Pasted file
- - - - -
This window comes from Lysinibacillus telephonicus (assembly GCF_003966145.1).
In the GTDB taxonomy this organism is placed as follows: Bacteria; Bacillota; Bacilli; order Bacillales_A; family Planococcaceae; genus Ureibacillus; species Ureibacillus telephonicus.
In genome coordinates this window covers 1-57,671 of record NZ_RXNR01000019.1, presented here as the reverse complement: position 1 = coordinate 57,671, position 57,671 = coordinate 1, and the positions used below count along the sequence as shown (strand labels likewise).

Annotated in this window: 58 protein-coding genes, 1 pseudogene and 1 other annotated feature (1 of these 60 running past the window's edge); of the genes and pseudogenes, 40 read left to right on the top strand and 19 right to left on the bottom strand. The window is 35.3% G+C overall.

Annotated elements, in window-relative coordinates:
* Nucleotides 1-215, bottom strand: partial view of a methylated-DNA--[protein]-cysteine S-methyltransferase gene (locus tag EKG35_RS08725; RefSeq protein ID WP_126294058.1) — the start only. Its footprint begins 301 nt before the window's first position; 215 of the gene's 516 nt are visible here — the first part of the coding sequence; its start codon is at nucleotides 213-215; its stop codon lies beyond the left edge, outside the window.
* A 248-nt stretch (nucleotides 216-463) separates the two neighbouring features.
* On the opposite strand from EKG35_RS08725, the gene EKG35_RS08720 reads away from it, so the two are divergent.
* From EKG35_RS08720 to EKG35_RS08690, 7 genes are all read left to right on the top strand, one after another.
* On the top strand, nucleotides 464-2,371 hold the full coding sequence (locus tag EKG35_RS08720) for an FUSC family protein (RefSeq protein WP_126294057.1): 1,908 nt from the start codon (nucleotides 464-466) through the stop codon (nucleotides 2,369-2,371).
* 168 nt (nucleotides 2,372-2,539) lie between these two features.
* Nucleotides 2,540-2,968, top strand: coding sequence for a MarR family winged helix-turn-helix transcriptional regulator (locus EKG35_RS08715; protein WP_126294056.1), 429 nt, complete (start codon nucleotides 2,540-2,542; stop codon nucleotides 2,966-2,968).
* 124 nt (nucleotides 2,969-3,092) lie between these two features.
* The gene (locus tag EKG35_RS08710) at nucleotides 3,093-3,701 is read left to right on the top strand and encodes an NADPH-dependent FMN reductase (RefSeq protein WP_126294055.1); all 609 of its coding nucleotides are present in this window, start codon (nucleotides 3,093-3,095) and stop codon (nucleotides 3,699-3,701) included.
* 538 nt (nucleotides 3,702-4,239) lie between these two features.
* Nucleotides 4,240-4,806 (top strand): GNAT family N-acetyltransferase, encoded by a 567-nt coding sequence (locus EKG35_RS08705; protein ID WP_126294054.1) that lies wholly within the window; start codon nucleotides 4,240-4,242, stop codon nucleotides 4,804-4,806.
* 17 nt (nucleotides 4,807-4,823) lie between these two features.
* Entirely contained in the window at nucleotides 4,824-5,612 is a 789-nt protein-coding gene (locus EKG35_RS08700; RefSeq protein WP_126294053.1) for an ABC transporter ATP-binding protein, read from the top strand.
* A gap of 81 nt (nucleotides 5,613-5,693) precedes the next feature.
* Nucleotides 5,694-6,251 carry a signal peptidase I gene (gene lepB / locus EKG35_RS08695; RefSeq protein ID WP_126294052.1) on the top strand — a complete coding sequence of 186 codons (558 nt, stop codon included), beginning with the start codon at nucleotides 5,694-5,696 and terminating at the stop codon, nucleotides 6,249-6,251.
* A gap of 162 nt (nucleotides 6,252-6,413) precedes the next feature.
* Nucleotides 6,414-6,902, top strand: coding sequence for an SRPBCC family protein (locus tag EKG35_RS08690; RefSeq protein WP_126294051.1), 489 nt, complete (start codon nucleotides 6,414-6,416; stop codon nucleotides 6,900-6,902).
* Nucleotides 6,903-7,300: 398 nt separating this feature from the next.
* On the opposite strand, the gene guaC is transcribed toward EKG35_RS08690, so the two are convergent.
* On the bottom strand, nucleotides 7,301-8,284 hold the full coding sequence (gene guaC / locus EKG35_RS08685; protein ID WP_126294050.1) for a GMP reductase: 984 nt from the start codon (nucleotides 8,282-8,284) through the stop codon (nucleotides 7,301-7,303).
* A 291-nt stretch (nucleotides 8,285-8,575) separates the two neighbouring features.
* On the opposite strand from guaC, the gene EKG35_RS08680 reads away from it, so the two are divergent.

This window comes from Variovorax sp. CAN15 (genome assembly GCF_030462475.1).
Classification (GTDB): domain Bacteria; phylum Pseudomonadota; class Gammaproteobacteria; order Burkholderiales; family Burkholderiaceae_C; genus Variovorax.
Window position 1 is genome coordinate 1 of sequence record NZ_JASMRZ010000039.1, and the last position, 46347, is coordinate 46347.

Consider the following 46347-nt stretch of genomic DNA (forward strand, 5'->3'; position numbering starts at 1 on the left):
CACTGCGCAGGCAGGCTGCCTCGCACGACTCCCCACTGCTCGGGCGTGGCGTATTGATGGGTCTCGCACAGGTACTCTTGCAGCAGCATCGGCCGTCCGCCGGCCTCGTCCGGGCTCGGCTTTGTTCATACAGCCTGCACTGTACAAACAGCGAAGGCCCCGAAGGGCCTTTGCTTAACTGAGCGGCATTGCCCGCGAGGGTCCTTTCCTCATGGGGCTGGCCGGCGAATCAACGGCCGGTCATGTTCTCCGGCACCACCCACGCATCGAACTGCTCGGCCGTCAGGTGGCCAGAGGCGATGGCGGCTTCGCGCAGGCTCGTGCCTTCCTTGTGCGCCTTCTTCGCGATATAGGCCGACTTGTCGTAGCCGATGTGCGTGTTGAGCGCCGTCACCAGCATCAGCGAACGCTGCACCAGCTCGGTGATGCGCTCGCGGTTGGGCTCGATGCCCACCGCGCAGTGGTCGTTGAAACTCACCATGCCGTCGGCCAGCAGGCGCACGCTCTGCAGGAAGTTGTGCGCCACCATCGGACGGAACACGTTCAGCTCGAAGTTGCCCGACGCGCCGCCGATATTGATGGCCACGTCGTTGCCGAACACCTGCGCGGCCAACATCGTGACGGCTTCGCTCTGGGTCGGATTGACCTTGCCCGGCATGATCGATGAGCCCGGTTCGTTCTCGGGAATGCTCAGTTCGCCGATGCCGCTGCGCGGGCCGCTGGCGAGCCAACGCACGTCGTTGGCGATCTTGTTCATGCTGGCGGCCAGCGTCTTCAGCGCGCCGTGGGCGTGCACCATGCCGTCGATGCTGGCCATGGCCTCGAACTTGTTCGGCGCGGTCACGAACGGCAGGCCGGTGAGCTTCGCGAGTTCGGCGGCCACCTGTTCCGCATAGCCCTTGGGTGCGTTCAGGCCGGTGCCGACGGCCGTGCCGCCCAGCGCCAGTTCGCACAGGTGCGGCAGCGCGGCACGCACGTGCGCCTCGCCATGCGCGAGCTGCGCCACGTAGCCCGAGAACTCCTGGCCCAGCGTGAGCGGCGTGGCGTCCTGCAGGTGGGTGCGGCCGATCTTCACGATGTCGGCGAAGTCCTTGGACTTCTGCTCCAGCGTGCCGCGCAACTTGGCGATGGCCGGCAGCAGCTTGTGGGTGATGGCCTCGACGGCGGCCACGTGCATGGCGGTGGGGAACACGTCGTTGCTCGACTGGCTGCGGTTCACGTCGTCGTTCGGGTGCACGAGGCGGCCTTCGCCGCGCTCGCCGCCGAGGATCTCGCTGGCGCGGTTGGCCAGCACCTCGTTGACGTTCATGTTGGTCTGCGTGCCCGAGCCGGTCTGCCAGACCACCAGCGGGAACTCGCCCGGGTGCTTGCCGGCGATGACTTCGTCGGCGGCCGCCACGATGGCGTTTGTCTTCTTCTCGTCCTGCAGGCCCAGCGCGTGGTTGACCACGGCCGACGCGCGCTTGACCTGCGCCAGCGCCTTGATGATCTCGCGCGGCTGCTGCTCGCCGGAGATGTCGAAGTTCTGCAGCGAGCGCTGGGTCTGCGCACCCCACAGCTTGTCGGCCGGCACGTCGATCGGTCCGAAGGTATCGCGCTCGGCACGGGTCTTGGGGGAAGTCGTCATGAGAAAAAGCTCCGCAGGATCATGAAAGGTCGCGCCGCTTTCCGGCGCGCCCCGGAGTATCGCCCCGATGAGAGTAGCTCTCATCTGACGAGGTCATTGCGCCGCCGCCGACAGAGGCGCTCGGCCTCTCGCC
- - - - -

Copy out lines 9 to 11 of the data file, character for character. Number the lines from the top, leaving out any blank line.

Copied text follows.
* From EKG35_RS08720 to EKG35_RS08690, 7 genes are all read left to right on the top strand, one after another.
* On the top strand, nucleotides 464-2,371 hold the full coding sequence (locus tag EKG35_RS08720) for an FUSC family protein (RefSeq protein WP_126294057.1): 1,908 nt from the start codon (nucleotides 464-466) through the stop codon (nucleotides 2,369-2,371).
* 168 nt (nucleotides 2,372-2,539) lie between these two features.